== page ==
DPP Slams Twitter Joke Trial QC For Making ‘Cheap Points’ And Failing To Grasp ‘Sophistication’ Of Social Media Issues

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By Alex Aldridge on

Having narrowly beaten Kirsty Brimelow in the last battle of the top QCs, Twitter Joke Trial barrister John Cooper QC today found himself up against none other than Director of Public Prosecutions (DPP) Keir Starmer QC.

Cooper got things underway by ridiculing the DPP’s new social media prosecution guidelines, which he described as “the longest ever explanation of common sense I’ve seen”.

When presenter Sarah Montague put Cooper’s words to Starmer on this morning’s Today Programme, the usually unflappable DPP lost his cool, hitting back angrily…

“Well I don’t think John Cooper with all respect has seen anything like the number of cases I have. I don’t think he has thought about the sophistication of the issues. There are many cases…I mean he can point to one case [the Twitter Joke Trial]…yeah he makes a cheap point about one case, I’ve got to deal with the many thousands of cases that come in, I’ve got to deal with all the chief constables. So, yes, nice cheap point, but actually let’s get back to reality.”

A couple of hours later, Cooper took to the airwaves himself, reiterating his earlier criticism of Starmer’s guidelines to Radio 5’s Victoria Derbyshire. They were, he said: “totally and utterly unnecessary”, adding that the 25 pages would be better condensed to “two words: common sense”.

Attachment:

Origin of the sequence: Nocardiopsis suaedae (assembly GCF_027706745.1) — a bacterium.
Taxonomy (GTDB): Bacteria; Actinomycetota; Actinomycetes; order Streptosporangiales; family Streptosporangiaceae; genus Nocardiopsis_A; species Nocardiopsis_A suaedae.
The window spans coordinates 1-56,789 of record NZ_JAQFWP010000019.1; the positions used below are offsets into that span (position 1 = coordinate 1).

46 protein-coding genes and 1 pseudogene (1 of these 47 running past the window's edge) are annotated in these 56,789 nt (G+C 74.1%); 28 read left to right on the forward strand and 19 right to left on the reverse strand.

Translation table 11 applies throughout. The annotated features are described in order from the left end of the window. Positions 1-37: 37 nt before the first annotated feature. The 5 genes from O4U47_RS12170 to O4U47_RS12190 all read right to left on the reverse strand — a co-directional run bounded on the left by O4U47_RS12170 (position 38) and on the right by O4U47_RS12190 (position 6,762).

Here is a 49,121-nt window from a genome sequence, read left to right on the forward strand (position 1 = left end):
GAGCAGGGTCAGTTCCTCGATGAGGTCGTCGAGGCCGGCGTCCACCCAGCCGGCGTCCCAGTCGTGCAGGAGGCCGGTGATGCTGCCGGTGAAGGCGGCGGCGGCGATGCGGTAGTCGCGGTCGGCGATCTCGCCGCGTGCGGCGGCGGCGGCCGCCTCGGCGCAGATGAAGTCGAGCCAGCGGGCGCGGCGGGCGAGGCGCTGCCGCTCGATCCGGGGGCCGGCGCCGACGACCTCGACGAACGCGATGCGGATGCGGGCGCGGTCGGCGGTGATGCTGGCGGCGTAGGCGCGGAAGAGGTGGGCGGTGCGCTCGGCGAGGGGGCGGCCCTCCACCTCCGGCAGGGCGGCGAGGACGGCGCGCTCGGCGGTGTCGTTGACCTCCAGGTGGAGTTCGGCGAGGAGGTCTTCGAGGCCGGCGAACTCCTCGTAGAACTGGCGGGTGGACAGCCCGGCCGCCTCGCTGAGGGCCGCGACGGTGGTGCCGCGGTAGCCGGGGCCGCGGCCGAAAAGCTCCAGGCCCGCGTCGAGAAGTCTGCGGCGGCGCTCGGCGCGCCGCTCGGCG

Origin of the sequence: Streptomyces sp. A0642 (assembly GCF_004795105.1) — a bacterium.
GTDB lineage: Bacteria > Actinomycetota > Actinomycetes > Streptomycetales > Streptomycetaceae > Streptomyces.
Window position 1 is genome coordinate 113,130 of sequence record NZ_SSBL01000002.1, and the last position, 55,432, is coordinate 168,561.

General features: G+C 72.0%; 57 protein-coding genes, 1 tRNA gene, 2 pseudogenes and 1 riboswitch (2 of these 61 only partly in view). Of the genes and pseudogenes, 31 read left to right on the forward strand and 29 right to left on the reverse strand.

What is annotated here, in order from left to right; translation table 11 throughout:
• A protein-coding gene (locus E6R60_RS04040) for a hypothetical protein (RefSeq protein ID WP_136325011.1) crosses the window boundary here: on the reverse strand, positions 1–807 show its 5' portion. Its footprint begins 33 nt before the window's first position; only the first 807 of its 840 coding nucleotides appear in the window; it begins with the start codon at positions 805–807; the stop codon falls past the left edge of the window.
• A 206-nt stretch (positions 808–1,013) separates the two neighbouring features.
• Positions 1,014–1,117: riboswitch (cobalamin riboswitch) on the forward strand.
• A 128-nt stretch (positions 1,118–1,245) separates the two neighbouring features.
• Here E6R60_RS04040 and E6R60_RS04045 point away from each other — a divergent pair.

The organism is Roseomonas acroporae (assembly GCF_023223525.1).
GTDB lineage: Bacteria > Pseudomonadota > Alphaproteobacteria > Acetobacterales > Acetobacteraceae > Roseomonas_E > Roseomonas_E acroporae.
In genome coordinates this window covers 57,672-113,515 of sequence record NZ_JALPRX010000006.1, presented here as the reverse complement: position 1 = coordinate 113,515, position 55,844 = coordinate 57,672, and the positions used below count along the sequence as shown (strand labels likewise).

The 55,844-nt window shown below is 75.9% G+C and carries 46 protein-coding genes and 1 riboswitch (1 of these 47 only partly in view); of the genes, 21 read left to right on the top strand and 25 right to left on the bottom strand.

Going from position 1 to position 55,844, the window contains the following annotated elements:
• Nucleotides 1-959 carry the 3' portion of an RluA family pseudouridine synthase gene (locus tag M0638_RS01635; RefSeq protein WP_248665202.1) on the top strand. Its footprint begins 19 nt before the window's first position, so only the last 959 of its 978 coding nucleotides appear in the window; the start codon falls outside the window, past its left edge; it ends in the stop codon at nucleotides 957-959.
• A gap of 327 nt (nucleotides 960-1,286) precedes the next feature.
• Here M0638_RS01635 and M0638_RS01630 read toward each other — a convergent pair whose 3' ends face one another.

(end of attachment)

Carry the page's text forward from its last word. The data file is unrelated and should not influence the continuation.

Cooper also flagged up, via Twitter, one of the most controversial aspects of the guidelines, which will see “unpopular or unfashionable opinion” potentially fall within the “grossly offensive” threshold necessary for prosecution under Section 127 of the Communications Act 2003 (which the guidelines supplement).

Meanwhile, UK Human Rights Blog editor and barrister Adam Wagner – who took part in a series of roundtable discussions with the DPP over how the guidelines would look – is unhappy that the finished product still leaves the Crown Prosecution Service (CPS) deciding what “grossly offensive” means.

“The underlying point,” Wagner writes, “is that this law, which was designed for a completely different purpose, has given the CPS the role of policing speech on social media. And that was never Parliament’s intention when it approved the law in 2003…Do we really want police and prosecutors deciding what speech is tolerable and acceptable? Do they have the experience, intelligence and social sensitivity to do so?”